Strictly speaking Dag Pike’s latest tour of historic and often long unused harbours should be titled ‘Hidden Harbours of Northwest England and Southwest Scotland’. Starting from the Dee Estuary and finishing in the remote Rhins of Galloway, over 40 harbours are described. In many instances all that remains is a stone quayside here, a silted dock there and a few old warehouse buildings, but in their heyday the harbours were all flourishing. During the Industrial Revolution boats and waterways were essential to ferry grain, coal and raw materials and also for the export of manufactured goods. In those days these harbours were bustling centres of commerce.
This roundup describes so many little known places: Freckleton, an unlikely shipbuilding centre, Georgian Sunderland Point at the mouth of the Lune, the old Roman port of Ravenglass on the Cumbrian coast and, not to be missed as the seaside resort for Millom, Haverigg. The Galloway coast offers more, and few would want to miss lovely Kirkcudbright, Creetown (which exported granite for the building of the Embankment in London) or even Garlieston, from where ferries once ran to the Isle of Man. It’s a fascinating tour. Dag Pike’s guide is an indispensible reference for all explorers by land and sea and an attractive companion to the others in the series: Hidden Harbours of Wales and Hidden Harbours of Southwest Britain.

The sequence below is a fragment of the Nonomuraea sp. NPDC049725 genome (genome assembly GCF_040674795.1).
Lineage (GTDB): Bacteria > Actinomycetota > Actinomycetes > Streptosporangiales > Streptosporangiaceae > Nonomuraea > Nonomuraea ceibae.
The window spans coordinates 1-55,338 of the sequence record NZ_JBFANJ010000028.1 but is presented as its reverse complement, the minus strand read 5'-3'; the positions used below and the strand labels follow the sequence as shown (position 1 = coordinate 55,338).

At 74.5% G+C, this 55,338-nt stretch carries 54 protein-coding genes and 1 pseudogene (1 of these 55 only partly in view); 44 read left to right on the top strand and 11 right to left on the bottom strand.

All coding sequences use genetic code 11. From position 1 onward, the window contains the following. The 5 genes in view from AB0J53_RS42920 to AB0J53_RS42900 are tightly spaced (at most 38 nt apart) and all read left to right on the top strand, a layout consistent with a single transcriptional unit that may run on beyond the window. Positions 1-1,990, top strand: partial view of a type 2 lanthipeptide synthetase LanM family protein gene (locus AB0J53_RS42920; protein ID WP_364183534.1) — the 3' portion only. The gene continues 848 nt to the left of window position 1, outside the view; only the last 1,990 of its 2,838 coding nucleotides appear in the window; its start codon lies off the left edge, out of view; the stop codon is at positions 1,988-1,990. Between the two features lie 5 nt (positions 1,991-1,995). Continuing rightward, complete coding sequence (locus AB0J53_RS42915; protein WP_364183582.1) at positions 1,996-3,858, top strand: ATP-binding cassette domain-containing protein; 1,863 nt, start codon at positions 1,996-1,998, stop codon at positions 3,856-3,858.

|Haupttitel||Hidden Harbours of the Northwest|
|Hersteller / Verlag||Imray|
|Rückgaberecht||Gemäss unseren AGBs|
|Medium / Produktart||Papier|
|Kategorien||Hafenführer / Revierführer|
|Land / Region||England|
|Dimension 1 (cm)||25|
|Dimension 2 (cm)||21|